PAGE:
Stories about Feature from May, 2012
Galvanized online, tens of thousands of protesters marched in Mexico's capital last week calling for more engaging issue campaigns by politicians and less biased reporting by mainstream media of the upcoming presidential election. This week's Netizen Report discusses this and other key Internet freedom and control issues.
Since its infancy, the Internet has benefited from a lightweight and decentralized approach to governance—a combination of targeted government regulation, technical coordination by companies, and a number of formal and informal multistakeholder organizations to help guide the Internet’s development, such as the IETF, W3C, and the IGF, just to name...
Azerbaijan, host of the 2012 Eurovision Song Contest, has faced a number of digital disruptions as it prepares to host the annual singing competition this week, alongside criticism of its human rights record. From there our Netizen Report team takes you on this week's tour of the global struggle for freedom and control of the Internet.
Twitter has been blocked in Pakistan on Sunday. The country's top telecommunications officials said that it was blocked because it refused to remove tweets considered offensive to Islam. The tweets were promoting a competition on Facebook to post images of Islam's Prophet Muhammad, said Mohammad Yaseen, chairman of the Pakistan...
This page features a letter from academics and civil society groups from around the world to International Telecommunication Union Secretary-General Dr. Hamadoun Touré regarding the lack of opportunity for civil society participation in the World Conference on International Telecommunications (WCIT) process.
Our weekly review of developments in the global struggle for freedom and control of the Internet begins in Russia, where citizen media has been under attack in the wake of President Putin's inauguration. From there we travel on to China, Iran, Syria, India, the United Kingdom, the Netherlands, Facebookistan, Twitterland, the United Nations, and more.
Akong was sentenced to 20 years in jailed for an unproven lese majeste case on the basis of Thailand's Computer Crime Act. The 61-year-old grandfather, who had long battled with oral cancer, was believed to have died as a result of this disease. Attempts to get bail for Akong, most notably due to his illness, was repeatedly denied.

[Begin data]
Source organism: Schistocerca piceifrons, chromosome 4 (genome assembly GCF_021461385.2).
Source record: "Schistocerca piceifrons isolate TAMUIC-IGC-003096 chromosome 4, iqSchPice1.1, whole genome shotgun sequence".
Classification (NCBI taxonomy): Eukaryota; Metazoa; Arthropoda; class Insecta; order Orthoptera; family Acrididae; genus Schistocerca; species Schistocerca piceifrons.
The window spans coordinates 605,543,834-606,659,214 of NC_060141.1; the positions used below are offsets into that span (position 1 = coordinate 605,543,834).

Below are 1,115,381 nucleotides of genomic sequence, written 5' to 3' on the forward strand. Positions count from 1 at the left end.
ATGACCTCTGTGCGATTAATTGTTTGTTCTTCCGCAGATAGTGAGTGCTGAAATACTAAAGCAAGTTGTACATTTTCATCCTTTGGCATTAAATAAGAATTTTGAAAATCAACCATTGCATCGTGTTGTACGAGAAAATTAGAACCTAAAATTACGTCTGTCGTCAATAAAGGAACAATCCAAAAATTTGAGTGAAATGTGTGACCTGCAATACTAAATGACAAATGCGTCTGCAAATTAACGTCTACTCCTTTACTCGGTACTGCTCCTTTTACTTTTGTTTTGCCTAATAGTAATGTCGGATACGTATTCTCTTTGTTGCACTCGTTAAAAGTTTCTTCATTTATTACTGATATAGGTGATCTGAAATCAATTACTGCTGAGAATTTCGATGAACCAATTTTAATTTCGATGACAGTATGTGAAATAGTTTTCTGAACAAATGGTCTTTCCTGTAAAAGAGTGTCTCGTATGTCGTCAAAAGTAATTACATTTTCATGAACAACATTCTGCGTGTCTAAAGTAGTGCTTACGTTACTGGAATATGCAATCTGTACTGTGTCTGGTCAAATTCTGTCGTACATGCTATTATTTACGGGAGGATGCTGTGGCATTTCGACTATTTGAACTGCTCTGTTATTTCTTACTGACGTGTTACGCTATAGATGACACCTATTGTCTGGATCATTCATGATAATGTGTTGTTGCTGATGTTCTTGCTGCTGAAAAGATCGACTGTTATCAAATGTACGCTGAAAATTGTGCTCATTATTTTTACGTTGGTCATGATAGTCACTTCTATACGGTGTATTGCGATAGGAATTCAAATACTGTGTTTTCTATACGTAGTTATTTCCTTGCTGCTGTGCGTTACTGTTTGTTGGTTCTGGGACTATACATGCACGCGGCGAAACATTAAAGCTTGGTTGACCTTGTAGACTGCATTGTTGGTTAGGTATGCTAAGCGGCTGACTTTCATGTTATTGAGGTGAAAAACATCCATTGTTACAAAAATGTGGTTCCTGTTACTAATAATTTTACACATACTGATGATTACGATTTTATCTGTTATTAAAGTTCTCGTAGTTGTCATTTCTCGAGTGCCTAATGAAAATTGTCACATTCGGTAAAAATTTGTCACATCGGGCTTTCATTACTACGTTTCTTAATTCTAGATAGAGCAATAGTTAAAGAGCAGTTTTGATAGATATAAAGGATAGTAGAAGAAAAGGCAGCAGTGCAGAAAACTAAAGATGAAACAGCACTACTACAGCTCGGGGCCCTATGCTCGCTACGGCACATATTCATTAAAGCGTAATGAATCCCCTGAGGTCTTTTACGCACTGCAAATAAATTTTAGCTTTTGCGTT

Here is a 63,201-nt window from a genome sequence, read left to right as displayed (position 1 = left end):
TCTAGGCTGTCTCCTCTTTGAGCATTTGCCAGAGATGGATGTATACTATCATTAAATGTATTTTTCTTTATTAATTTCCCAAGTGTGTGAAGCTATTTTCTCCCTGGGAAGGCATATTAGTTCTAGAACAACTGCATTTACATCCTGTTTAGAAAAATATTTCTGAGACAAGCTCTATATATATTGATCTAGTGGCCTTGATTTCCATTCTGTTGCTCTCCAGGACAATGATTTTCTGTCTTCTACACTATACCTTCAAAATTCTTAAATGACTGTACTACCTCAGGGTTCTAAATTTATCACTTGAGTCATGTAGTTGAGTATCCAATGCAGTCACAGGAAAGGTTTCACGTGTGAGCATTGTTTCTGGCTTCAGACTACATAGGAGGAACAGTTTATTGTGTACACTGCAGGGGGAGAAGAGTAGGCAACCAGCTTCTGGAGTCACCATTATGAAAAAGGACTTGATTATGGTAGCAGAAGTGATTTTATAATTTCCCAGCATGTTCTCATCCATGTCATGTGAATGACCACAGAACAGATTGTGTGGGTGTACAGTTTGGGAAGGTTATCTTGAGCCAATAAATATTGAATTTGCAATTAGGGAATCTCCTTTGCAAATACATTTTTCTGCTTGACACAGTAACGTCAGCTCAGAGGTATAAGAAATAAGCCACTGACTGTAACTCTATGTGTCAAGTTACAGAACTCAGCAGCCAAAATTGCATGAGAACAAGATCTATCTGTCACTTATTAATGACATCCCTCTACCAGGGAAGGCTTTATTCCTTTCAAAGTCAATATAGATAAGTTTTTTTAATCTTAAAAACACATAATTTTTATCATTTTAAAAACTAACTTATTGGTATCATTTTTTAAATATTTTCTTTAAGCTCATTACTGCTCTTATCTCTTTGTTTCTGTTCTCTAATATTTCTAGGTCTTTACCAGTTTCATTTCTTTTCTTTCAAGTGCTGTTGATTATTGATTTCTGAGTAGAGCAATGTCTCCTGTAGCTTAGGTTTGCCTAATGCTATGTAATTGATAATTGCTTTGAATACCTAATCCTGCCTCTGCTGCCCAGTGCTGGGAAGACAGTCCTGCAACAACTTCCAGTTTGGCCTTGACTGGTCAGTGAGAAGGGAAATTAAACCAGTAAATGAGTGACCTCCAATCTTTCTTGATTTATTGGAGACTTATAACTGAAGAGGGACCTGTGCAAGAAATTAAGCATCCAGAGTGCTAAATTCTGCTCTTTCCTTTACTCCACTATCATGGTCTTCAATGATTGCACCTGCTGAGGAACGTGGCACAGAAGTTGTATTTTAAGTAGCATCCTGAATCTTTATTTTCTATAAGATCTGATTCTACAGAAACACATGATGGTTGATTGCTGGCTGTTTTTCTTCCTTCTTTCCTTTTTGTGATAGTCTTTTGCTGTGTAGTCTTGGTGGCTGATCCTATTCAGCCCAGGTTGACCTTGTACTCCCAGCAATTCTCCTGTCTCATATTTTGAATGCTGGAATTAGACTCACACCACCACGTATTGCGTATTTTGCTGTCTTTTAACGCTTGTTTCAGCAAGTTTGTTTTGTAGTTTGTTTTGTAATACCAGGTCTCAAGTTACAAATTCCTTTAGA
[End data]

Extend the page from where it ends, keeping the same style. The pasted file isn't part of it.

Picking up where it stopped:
On Wednesday, 9 May 2012, netizens who flock to various citizen-run news websites such as Zambian Watchdog and Tumfweko were met with “page not available” or messages to similar effect. Zambian Watchdog reported that its website was a target of a sustained attack allegedly by the PF government.
We're excited to announce the second edition of the Breaking Borders Award for 2012. The award is a prize created by Google and Global Voices to honor outstanding web or mobile projects initiated by individuals or groups that demonstrate courage, energy and resourcefulness in using the Internet to promote freedom of expression. Closing date for applications is May 20, 2012.
Last week, the Bahraini authorities arrested the President of the Human Rights Centre in Bahrain, Nabeel Rajab when he returned from Lebanon at Bahrain’s International Airport. Apparently, the Bahraini government claim that Rajab was arrested because of his “insulting tweets.”
In our weekly report on the global battle for freedom and control of the Internet, we begin in India where activists are fuming over the country’s sweeping new Internet restrictions on objectionable content. From there we survey the global state of censorship, surveillance, activism, corporate actions and government regulation.
On April 16-20, 2012 the 21st International World Wide Web Conference (#WWW2012) gathered in Lyon, France to discuss matters of global concern for the Internet and the Web. A major highlight was an inspiring keynote by Tim Berners-Lee, the inventor of the World Wide Web.
Our inaugural weekly report honors Ms. Chiranuch Premchaiporn, who was arrested in 2009 for violating Thailand's Computer Crimes Act because she failed to delete a user comment insulting the King of Thailand quickly enough. Also covered, censorship, surveillance, copyright and other net freedom issues from around the world.